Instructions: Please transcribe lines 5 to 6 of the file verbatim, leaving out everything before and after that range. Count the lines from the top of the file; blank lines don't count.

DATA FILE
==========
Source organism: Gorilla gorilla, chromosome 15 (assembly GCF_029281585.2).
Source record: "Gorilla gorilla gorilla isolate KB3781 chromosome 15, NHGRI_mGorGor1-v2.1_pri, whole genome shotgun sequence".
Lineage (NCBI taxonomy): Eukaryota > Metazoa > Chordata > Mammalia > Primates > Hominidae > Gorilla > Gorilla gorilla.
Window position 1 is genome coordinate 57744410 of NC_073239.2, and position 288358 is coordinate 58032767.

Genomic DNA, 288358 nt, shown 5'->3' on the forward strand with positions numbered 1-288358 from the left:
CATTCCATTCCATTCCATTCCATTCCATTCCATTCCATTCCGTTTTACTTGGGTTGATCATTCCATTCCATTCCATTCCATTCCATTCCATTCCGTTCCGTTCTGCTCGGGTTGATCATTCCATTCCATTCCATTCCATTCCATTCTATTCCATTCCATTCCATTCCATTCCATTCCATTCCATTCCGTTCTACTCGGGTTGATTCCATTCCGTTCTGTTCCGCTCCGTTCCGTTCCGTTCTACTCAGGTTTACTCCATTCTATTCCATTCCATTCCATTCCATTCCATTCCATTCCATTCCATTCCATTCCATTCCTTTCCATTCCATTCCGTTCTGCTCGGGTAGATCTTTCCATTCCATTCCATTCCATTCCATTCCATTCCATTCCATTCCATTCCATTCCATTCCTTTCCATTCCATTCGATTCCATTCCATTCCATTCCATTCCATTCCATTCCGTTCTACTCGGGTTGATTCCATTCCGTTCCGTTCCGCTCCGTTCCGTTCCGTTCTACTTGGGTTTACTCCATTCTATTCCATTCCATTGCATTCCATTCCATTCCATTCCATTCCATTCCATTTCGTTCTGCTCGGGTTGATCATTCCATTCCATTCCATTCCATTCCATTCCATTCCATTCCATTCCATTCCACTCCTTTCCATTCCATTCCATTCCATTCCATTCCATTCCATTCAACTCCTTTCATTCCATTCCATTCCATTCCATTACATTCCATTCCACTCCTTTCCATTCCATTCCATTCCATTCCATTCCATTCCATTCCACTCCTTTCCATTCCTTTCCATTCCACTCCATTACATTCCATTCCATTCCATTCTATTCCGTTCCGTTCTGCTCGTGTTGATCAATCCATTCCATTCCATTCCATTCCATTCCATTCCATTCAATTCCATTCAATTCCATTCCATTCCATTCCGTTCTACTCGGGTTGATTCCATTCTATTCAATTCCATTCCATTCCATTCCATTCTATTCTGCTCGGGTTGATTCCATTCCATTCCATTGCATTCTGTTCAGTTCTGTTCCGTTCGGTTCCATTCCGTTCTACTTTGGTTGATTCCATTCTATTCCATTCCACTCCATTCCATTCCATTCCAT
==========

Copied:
Genomic DNA, 288358 nt, shown 5'->3' on the forward strand with positions numbered 1-288358 from the left:
CATTCCATTCCATTCCATTCCATTCCATTCCATTCCATTCCGTTTTACTTGGGTTGATCATTCCATTCCATTCCATTCCATTCCATTCCATTCCGTTCCGTTCTGCTCGGGTTGATCATTCCATTCCATTCCATTCCATTCCATTCTATTCCATTCCATTCCATTCCATTCCATTCCATTCCATTCCGTTCTACTCGGGTTGATTCCATTCCGTTCTGTTCCGCTCCGTTCCGTTCCGTTCTACTCAGGTTTACTCCATTCTATTCCATTCCATTCCATTCCATTCCATTCCATTCCATTCCATTCCATTCCATTCCTTTCCATTCCATTCCGTTCTGCTCGGGTAGATCTTTCCATTCCATTCCATTCCATTCCATTCCATTCCATTCCATTCCATTCCATTCCATTCCTTTCCATTCCATTCGATTCCATTCCATTCCATTCCATTCCATTCCATTCCGTTCTACTCGGGTTGATTCCATTCCGTTCCGTTCCGCTCCGTTCCGTTCCGTTCTACTTGGGTTTACTCCATTCTATTCCATTCCATTGCATTCCATTCCATTCCATTCCATTCCATTCCATTTCGTTCTGCTCGGGTTGATCATTCCATTCCATTCCATTCCATTCCATTCCATTCCATTCCATTCCATTCCACTCCTTTCCATTCCATTCCATTCCATTCCATTCCATTCCATTCAACTCCTTTCATTCCATTCCATTCCATTCCATTACATTCCATTCCACTCCTTTCCATTCCATTCCATTCCATTCCATTCCATTCCATTCCACTCCTTTCCATTCCTTTCCATTCCACTCCATTACATTCCATTCCATTCCATTCTATTCCGTTCCGTTCTGCTCGTGTTGATCAATCCATTCCATTCCATTCCATTCCATTCCATTCCATTCAATTCCATTCAATTCCATTCCATTCCATTCCGTTCTACTCGGGTTGATTCCATTCTATTCAATTCCATTCCATTCCATTCCATTCTATTCTGCTCGGGTTGATTCCATTCCATTCCATTGCATTCTGTTCAGTTCTGTTCCGTTCGGTTCCATTCCGTTCTACTTTGGTTGATTCCATTCTATTCCATTCCACTCCATTCCATTCCATTCCAT